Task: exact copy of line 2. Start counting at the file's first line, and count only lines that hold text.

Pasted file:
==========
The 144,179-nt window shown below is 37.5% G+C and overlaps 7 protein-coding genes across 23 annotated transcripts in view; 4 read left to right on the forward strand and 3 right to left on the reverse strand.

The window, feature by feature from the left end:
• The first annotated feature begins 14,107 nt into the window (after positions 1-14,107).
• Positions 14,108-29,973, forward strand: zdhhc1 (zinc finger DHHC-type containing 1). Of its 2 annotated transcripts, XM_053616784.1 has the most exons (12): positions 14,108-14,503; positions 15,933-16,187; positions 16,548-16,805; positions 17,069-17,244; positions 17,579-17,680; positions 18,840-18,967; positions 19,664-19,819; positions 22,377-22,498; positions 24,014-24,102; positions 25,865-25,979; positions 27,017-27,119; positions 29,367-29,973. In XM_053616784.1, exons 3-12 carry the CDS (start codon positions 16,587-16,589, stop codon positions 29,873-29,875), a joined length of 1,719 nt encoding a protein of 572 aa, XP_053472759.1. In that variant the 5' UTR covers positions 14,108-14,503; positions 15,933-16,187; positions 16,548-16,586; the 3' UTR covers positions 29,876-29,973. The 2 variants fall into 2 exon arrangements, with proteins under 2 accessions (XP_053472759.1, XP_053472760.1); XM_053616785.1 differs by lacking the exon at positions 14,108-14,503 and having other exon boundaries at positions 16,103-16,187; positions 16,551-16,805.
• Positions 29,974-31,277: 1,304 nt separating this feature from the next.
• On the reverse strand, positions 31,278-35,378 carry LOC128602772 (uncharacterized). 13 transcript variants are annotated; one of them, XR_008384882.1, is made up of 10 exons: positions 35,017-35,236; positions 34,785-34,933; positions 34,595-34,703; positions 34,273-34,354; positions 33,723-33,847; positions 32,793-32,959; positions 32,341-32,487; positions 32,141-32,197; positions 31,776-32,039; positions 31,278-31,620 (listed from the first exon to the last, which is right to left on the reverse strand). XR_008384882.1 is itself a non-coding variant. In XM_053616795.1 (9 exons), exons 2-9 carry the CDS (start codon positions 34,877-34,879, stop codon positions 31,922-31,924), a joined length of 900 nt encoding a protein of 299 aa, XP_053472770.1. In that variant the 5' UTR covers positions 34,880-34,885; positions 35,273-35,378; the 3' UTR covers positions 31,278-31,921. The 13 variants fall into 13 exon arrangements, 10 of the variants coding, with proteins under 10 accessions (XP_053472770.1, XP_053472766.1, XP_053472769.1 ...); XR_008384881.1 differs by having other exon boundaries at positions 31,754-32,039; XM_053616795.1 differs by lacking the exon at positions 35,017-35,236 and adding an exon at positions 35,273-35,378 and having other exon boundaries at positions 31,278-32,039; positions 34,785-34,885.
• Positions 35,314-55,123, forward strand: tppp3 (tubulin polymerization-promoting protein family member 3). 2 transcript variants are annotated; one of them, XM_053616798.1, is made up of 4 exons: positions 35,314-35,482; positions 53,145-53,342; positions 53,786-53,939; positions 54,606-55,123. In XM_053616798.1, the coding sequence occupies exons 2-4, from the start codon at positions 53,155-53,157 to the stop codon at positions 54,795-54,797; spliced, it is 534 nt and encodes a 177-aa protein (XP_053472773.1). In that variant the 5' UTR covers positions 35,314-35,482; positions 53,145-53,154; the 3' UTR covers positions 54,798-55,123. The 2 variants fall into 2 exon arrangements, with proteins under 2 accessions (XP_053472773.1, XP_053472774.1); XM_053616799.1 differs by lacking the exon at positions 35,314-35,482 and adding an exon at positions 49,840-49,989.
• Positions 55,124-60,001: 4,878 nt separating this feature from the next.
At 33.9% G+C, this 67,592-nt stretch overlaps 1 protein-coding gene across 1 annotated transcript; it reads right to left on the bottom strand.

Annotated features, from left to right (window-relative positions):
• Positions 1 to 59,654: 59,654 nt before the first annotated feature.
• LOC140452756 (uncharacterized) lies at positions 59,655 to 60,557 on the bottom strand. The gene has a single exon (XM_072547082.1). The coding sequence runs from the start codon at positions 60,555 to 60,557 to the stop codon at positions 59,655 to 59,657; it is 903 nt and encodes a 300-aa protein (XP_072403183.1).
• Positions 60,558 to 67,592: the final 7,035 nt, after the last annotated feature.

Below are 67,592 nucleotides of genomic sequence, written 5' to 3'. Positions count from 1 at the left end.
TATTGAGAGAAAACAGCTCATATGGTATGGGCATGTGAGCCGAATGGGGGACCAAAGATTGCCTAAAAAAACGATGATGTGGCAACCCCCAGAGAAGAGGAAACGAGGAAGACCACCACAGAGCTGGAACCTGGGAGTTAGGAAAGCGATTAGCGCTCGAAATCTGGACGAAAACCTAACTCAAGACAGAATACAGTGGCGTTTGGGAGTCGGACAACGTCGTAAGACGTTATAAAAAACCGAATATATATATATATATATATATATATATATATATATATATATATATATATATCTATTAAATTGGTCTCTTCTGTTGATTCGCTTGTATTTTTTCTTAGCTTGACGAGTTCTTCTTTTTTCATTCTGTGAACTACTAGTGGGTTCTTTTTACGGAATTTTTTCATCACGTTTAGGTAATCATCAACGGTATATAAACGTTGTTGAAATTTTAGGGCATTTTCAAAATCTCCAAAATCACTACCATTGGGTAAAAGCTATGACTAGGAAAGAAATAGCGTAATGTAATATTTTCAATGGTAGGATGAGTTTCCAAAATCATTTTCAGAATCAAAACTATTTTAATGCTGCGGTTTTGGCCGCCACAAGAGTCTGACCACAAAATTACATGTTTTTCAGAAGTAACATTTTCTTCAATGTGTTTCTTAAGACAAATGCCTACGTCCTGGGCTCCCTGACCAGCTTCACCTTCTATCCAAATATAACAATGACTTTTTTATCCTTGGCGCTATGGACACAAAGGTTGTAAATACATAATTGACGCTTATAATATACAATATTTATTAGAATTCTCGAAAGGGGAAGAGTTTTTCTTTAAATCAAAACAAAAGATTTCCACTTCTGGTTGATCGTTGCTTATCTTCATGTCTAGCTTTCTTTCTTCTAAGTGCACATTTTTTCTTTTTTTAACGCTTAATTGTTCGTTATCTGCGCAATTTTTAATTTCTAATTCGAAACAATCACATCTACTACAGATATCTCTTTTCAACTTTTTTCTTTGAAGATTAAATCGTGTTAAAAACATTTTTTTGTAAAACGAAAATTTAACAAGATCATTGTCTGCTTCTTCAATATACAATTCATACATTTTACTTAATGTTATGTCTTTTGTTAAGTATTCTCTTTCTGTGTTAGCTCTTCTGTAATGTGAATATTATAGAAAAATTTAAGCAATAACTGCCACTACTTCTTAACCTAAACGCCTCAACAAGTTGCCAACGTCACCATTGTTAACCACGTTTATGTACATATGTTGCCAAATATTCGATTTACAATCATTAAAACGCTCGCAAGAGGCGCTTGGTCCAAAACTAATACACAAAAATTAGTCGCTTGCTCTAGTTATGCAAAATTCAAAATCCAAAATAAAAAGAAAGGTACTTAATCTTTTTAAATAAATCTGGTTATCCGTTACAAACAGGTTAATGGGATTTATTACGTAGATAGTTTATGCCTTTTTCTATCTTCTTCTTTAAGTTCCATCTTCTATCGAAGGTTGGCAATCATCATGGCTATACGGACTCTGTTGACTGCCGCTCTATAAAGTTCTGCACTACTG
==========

The window, feature by feature from the left end: